Book Review: “Peterson Reference Guide to Owls of North America and the Caribbean”

Guide to OwlsThe Peterson Reference Guide to Owls by Scott Weidensaul is my first owl-specific guide and my first volume in their “reference guide” series, and what a wonderful introduction to both.

The book covers all 39 species of owls found in North America, Mexico, and the Caribbean. This is a very comprehensive, authoritative, and beautifully illustrated book which has everything you need to know about owls. Because it’s hardcover, it would also be a great coffee-table book.

Scott Weidensaul is a co-founder of Project Snowstormthe research project that bands and tracks the movements of owls that appeared in the recent irruptive years; he is a co-director of Project Owlnet, a project with almost 125 banding and research stations across North America studying owl migration; and for nearly 20 years he has directed major studies on Northern Saw-Whet Owls.

The first part of the guide is the “How to use this book” section which covers a longevity, alpha codes, how to read the range maps, the topography, and explanations for such terms as reversed sexual dimorphism (where “females may be 20 or 30 percent larger than males”).

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The next and largest section is the Species Accounts. The accounts range in length from three to 17 pages, representing the knowledge and research available on that species.

Each Species Account includes both English and scientific names, and the banding (alpha) code. Measurements, longevity, and a general description of the species follow. There are more detailed sections on Systematics, Taxonomy & Etymology, Distribution, Description & Identification, Vocalizations, Habitat & Niche, Nesting & Breeding, Behavior, and Status. At the end of each species accounts, there are Notes and Bibliography for further reading and research.

Each account contains a up-to-date range map and there are also subspecies distribution maps for Spotted Owls, Great Horned Owls, and Eastern and Western Screech-Owls.

One of the best parts of the book is the photos — there are 340 color photos included in the guide. I have an awful time getting photos of owls, so I take my hat off to the many photographers who spent time capturing the behaviour of theses secretive and hard to photograph birds. The easier owl species to find are represented with lots of great photos while lesser-know owls such as the Tamaulipas Pygmy-Owl have only one photo.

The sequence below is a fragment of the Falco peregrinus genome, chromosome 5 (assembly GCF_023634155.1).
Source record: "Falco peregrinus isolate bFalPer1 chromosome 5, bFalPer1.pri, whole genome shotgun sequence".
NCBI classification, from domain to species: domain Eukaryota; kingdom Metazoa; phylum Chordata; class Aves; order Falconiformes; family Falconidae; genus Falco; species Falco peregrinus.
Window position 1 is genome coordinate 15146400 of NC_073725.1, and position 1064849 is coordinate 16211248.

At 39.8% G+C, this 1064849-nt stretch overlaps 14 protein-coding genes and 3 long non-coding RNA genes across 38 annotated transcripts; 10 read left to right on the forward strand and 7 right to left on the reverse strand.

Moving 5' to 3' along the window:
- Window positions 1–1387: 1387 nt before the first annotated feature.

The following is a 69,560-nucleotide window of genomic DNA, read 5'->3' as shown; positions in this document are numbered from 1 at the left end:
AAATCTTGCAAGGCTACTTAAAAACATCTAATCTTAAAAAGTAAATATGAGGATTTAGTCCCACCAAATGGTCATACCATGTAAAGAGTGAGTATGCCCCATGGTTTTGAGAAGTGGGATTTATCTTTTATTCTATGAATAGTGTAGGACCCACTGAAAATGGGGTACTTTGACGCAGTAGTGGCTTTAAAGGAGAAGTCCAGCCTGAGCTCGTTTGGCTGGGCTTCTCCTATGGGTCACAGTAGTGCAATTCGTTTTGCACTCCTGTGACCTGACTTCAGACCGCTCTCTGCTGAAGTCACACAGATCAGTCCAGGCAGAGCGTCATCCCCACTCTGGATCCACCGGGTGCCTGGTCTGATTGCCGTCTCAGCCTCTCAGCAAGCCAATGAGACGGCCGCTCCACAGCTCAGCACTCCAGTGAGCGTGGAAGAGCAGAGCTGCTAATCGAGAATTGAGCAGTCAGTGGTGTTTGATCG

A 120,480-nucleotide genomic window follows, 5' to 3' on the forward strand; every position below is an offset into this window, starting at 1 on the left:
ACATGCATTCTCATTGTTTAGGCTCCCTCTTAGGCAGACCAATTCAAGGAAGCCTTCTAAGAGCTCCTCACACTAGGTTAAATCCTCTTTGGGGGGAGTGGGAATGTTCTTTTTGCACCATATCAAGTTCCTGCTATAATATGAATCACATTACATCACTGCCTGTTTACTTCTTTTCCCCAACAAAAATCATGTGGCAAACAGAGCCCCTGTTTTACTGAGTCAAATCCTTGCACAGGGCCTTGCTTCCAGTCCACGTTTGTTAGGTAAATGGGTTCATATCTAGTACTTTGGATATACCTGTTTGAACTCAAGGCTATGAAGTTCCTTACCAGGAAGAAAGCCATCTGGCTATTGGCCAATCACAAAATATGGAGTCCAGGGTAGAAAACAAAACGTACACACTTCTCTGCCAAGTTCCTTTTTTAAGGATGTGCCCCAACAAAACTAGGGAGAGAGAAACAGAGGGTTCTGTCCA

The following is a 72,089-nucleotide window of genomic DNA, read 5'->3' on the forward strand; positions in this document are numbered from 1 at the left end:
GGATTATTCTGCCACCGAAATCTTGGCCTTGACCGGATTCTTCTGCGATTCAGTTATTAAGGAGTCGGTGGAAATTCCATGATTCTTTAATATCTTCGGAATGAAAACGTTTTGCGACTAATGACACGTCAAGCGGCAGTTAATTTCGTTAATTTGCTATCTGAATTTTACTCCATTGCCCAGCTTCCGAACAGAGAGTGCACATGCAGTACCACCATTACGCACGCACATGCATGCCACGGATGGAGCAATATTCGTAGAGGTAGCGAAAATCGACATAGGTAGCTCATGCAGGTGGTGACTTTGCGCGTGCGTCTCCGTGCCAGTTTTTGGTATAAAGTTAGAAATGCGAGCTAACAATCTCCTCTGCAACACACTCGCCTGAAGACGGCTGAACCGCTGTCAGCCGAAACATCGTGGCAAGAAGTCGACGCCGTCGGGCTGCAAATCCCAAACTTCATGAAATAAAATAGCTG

As owls are generally heard more than seen, much emphasis has been put on the vocal descriptions which are very detailed and descriptive. However, I find the best way to learn the calls is to actually listen to recordings. The author and publishers have put together a list for anyone interested in audio with 86 owl vocalizations which you can download for free from the Cornell’s Macaulay Library of the Cornell Lab of Ornithology — a wonderful bonus!

The Acknowledgments section includes a list of all the researchers, photographers, and even citizen scientists who helped with the book. Next is the Glossary where you can find all the owl terms mentioned in the book.

There are five pages of General Bibliography listing published papers, ornithological articles, and citations; these are primarily paper versions but there are some links to online sources too. The index includes species and subspecies names, both English and scientific. Pages for photographs, maps, and captions can be found in a bold font.

Even though much of the information is technical, Mr. Weidensaul’s style is very engaging and easy to read. One of my favourite sentences is from the Northern Pygmy-Owl: “Northern Pygmy-Owls rather famously lack a sense of proportion when it come to picking their prey.” And the back of the book is as helpful and comprehensive as the front.

For anyone interested in owls and their ecology and behaviour, the Peterson Reference Guide to Owls of North America and the Caribbean is a must-have. It’s incredibly well-written and well-designed, with informative text, and the photos bring each species to life. This book deserves a special place on the shelf or coffee table. This is a really wonderful book, and I’m hoping it will help me change my bad luck with owls.

I’d like to thank my good friend Ray of Ray Brown’s Talkin’ Birds for sending me a copy of this guide.

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eBook Review: The World’s Rarest Birds

[This is a cross-post from my guest post at Nemesis Bird on Monday]

The World’s Rarest Birds by Erik Hirschfeld, Andy Swash, and Robert Still; published by Princeton University Press (April 2013). TheWorld'sRarestBirds

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The World’s Rarest Birds began as an international photo competition held by BirdLife International, to assemble a collection of photographs and to document birds around the globe listed as Endangered, Critically Endangered, Extinct in the Wild, and Data Deficient on the International Union for Conservation of Nature (IUCN) Red List. The World’s Rarest Birds is a wonderful book, though it’s unfortunate we live in a world where such a book is necessary.

Princeton University Press recently released the title as an eBook on iTunes, and I’m delighted to be reviewing it after receiving a copy from Drew at Nemesis Bird. Thank you to Drew for the code, and a reminder that the following opinions are my own.